Kavanagh won a second Leinster medal in 1999, following a 1-17 to 1-6 trouncing of Offaly. The subsequent All-Ireland decider was a thrilling affair, with Kilkenny securing a narrow 1-13 to 0-14 defeat of Galway to give Kavanagh his sole All-Ireland medal.

Unsuccessful beginnings

Kavanagh was just out of the minor grade when he joined the Kilkenny senior team in 1999. He made his senior championship debut on 31 May 1998 in a 4-23 to 0-14 Leinster quarter-final defeat of Dublin. Kavanagh later won his first Leinster medal following a 3-10 to 1-11 defeat of Offaly. The subsequent All-Ireland decider on 13 September 1998 saw both sides face off against each other in a first all-Leinster affair. Offaly's Brian Whelahan, who was suffering from flu, delivered one of his greatest ever performances. After starting in defence he was later moved to full-forward where he scored 1–6. Offaly reversed the Leinster final defeat by winning the All-Ireland final by 2–16 to 1–13.[14]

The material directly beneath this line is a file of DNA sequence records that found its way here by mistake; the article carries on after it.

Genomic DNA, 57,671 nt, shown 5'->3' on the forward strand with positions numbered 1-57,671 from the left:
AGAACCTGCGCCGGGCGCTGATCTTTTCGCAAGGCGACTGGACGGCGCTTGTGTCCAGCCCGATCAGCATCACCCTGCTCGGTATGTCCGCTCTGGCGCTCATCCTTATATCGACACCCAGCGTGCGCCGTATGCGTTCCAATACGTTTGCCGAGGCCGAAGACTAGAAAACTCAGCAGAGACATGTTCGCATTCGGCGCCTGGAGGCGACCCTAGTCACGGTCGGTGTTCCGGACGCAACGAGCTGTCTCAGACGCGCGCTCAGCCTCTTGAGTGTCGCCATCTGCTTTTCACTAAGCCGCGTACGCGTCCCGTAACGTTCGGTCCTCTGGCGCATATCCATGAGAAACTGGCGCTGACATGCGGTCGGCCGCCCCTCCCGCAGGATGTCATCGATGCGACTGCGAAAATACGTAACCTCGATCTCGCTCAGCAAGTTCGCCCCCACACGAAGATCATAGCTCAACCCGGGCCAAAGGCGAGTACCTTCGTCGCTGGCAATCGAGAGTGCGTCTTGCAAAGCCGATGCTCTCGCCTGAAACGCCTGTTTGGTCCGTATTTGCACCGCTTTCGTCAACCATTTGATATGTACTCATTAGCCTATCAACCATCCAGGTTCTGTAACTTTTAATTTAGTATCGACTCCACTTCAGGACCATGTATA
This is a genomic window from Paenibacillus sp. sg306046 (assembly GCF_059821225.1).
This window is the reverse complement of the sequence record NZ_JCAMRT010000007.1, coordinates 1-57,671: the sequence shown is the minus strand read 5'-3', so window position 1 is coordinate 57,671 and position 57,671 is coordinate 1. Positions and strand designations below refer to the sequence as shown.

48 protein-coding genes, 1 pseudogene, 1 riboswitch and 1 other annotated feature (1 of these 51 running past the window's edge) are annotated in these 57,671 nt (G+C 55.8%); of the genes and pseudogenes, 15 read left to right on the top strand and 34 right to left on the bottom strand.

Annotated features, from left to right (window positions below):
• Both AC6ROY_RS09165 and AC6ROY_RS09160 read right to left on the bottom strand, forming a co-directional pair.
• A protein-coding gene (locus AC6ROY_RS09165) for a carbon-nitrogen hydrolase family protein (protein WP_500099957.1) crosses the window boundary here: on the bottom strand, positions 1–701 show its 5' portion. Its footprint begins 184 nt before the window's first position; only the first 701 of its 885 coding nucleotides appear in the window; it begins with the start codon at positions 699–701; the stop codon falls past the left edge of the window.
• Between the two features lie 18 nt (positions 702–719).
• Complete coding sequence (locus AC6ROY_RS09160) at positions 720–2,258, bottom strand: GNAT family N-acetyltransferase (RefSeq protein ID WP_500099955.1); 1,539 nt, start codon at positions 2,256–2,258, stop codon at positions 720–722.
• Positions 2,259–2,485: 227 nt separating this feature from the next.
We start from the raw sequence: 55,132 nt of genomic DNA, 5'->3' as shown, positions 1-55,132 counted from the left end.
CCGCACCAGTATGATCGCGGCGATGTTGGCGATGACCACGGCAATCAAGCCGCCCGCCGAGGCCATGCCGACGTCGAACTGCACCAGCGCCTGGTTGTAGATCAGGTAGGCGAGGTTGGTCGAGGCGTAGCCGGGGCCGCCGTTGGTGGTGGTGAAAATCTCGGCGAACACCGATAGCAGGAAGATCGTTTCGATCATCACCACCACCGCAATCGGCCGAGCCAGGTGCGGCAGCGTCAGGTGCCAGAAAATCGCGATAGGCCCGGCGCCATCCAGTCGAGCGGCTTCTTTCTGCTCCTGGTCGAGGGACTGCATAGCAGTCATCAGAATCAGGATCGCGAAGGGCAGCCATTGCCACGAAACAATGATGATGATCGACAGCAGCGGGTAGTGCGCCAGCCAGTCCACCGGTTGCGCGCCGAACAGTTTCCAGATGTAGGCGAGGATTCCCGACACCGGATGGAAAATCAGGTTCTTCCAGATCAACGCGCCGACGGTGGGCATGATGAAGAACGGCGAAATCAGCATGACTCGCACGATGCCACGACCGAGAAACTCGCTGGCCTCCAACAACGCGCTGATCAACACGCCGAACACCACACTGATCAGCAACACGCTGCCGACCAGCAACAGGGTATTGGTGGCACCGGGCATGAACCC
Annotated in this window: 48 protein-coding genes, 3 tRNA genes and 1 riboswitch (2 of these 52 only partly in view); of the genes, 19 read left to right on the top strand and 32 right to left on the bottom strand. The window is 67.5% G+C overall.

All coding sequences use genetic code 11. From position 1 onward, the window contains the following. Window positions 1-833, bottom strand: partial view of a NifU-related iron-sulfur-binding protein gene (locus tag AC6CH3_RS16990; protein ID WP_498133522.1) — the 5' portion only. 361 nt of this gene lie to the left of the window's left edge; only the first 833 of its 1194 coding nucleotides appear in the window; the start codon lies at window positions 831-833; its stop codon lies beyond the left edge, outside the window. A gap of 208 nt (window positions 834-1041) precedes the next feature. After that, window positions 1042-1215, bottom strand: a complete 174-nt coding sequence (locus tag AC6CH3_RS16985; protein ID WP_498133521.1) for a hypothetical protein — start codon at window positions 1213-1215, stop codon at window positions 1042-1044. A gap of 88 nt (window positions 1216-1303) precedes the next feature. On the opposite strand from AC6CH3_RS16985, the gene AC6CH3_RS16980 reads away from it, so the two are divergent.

Kilkenny gained their revenge on Offaly in the 1999 provincial final. A huge 5–14 to 1–16 victory over their near rivals gave Kilkenny the win and gave Kavanagh a second Leinster medal. The subsequent All-Ireland decider saw Kilkenny face Cork on 12 September 1999. In a dour contest played on a wet day, Cork trailed by 0-5 to 0-4 after a low-scoring first half. Kilkenny increased the pace after the interval, pulling into a four-point lead. Cork moved up a gear and through Joe Deane, Ben O'Connor and Seánie McGrath Cork scored five unanswered points. Kilkenny could only manage one more score – a point from a Henry Shefflin free – and Cork held out to win by 0-13 to 0-12.[15]